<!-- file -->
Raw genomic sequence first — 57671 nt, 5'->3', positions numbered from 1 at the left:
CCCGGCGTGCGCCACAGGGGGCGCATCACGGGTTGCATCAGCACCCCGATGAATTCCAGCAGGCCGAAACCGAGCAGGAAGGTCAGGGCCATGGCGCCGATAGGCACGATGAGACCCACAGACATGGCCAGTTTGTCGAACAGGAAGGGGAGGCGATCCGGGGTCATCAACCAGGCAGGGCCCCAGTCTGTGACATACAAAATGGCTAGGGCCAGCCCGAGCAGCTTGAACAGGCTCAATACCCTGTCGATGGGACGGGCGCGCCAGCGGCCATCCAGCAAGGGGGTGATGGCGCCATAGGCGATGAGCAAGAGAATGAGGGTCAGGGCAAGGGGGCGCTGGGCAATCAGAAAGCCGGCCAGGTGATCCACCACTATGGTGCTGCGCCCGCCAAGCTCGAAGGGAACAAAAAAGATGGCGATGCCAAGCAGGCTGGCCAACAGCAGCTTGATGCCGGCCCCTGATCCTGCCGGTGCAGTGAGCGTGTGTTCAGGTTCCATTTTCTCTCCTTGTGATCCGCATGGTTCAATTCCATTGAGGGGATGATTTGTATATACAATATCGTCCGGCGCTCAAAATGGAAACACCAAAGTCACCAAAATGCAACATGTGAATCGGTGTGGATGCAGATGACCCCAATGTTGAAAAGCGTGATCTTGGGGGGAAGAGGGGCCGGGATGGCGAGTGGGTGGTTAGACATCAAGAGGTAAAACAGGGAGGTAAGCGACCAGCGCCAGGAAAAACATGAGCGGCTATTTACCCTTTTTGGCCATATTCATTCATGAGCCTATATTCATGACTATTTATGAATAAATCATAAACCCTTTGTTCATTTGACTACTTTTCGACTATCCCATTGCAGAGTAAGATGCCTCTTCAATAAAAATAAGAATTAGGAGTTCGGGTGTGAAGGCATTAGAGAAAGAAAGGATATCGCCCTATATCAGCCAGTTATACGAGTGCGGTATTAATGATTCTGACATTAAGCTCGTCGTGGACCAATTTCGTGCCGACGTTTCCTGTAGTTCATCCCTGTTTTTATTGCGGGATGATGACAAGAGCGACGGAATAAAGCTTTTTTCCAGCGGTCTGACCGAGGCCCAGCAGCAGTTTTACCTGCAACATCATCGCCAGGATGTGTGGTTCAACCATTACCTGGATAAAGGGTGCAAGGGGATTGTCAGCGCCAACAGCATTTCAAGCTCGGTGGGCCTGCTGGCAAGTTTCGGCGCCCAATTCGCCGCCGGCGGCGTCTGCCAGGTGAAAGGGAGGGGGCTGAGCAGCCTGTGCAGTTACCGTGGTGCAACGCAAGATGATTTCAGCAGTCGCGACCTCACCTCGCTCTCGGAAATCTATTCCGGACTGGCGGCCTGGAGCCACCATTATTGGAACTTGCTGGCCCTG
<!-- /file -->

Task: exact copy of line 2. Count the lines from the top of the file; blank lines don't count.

CCCGGCGTGCGCCACAGGGGGCGCATCACGGGTTGCATCAGCACCCCGATGAATTCCAGCAGGCCGAAACCGAGCAGGAAGGTCAGGGCCATGGCGCCGATAGGCACGATGAGACCCACAGACATGGCCAGTTTGTCGAACAGGAAGGGGAGGCGATCCGGGGTCATCAACCAGGCAGGGCCCCAGTCTGTGACATACAAAATGGCTAGGGCCAGCCCGAGCAGCTTGAACAGGCTCAATACCCTGTCGATGGGACGGGCGCGCCAGCGGCCATCCAGCAAGGGGGTGATGGCGCCATAGGCGATGAGCAAGAGAATGAGGGTCAGGGCAAGGGGGCGCTGGGCAATCAGAAAGCCGGCCAGGTGATCCACCACTATGGTGCTGCGCCCGCCAAGCTCGAAGGGAACAAAAAAGATGGCGATGCCAAGCAGGCTGGCCAACAGCAGCTTGATGCCGGCCCCTGATCCTGCCGGTGCAGTGAGCGTGTGTTCAGGTTCCATTTTCTCTCCTTGTGATCCGCATGGTTCAATTCCATTGAGGGGATGATTTGTATATACAATATCGTCCGGCGCTCAAAATGGAAACACCAAAGTCACCAAAATGCAACATGTGAATCGGTGTGGATGCAGATGACCCCAATGTTGAAAAGCGTGATCTTGGGGGGAAGAGGGGCCGGGATGGCGAGTGGGTGGTTAGACATCAAGAGGTAAAACAGGGAGGTAAGCGACCAGCGCCAGGAAAAACATGAGCGGCTATTTACCCTTTTTGGCCATATTCATTCATGAGCCTATATTCATGACTATTTATGAATAAATCATAAACCCTTTGTTCATTTGACTACTTTTCGACTATCCCATTGCAGAGTAAGATGCCTCTTCAATAAAAATAAGAATTAGGAGTTCGGGTGTGAAGGCATTAGAGAAAGAAAGGATATCGCCCTATATCAGCCAGTTATACGAGTGCGGTATTAATGATTCTGACATTAAGCTCGTCGTGGACCAATTTCGTGCCGACGTTTCCTGTAGTTCATCCCTGTTTTTATTGCGGGATGATGACAAGAGCGACGGAATAAAGCTTTTTTCCAGCGGTCTGACCGAGGCCCAGCAGCAGTTTTACCTGCAACATCATCGCCAGGATGTGTGGTTCAACCATTACCTGGATAAAGGGTGCAAGGGGATTGTCAGCGCCAACAGCATTTCAAGCTCGGTGGGCCTGCTGGCAAGTTTCGGCGCCCAATTCGCCGCCGGCGGCGTCTGCCAGGTGAAAGGGAGGGGGCTGAGCAGCCTGTGCAGTTACCGTGGTGCAACGCAAGATGATTTCAGCAGTCGCGACCTCACCTCGCTCTCGGAAATCTATTCCGGACTGGCGGCCTGGAGCCACCATTATTGGAACTTGCTGGCCCTG